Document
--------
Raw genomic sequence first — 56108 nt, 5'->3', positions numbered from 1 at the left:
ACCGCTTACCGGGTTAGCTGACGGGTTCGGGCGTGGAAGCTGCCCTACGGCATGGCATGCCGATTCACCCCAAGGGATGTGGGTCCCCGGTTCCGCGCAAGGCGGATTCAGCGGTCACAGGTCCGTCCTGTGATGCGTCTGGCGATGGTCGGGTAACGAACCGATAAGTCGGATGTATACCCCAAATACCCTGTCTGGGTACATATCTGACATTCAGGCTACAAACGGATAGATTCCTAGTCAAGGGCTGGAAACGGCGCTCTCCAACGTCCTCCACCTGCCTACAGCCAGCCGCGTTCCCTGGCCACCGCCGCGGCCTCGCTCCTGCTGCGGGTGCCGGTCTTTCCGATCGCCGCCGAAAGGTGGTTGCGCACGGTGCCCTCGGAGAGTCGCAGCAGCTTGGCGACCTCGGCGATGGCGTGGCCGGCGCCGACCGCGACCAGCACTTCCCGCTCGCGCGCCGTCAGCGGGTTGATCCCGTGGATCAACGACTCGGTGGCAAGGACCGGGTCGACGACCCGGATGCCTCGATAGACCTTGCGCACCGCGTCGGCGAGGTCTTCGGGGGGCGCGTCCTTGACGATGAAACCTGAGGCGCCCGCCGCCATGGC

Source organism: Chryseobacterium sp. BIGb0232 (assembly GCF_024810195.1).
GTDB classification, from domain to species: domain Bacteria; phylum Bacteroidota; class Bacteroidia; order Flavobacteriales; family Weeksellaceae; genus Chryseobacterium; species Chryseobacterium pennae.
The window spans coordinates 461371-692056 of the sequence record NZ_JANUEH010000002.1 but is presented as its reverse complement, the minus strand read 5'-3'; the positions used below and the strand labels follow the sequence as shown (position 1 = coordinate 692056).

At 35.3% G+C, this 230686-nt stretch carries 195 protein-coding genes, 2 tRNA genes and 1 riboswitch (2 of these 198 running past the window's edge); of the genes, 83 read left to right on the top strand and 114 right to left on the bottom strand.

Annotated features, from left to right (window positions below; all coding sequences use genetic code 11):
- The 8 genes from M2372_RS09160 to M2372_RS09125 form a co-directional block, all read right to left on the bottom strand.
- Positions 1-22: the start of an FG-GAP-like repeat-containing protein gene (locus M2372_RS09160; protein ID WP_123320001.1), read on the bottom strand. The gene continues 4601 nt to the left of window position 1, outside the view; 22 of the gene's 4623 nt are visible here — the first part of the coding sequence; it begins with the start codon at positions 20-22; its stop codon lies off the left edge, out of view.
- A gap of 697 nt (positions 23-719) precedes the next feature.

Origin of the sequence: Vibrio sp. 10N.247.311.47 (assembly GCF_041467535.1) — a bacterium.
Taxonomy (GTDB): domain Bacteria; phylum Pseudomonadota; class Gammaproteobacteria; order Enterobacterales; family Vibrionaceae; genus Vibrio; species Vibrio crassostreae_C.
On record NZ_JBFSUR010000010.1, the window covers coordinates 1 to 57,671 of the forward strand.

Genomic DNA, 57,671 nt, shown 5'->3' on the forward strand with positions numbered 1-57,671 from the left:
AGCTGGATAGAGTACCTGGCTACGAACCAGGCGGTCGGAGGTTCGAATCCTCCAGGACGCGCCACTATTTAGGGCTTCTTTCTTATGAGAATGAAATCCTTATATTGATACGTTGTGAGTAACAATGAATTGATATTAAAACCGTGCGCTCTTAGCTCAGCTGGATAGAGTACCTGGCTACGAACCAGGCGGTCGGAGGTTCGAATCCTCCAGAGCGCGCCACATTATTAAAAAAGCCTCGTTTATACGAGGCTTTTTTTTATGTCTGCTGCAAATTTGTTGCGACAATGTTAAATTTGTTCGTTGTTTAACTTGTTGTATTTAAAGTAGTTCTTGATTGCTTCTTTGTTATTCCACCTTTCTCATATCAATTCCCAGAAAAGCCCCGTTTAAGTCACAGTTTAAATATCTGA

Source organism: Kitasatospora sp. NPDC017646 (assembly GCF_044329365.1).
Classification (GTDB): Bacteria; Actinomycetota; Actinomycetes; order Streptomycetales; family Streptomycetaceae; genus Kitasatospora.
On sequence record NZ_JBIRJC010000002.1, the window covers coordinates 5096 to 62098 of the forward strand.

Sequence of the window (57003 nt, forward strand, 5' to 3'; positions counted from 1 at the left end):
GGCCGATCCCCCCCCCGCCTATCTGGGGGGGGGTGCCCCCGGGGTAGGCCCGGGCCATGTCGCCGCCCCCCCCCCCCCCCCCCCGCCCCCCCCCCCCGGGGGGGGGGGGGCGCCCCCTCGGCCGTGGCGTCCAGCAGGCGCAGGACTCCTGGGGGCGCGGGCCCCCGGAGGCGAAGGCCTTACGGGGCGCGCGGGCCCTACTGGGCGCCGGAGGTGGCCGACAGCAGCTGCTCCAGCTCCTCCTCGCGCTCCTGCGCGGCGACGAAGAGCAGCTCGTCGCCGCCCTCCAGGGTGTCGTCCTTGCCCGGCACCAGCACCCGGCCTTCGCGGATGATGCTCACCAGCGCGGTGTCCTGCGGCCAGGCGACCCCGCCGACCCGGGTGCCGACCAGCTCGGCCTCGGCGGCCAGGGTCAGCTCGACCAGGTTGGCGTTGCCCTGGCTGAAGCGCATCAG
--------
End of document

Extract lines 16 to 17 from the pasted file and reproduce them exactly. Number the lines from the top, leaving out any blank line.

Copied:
Source organism: Kitasatospora sp. NPDC017646 (assembly GCF_044329365.1).
Classification (GTDB): Bacteria; Actinomycetota; Actinomycetes; order Streptomycetales; family Streptomycetaceae; genus Kitasatospora.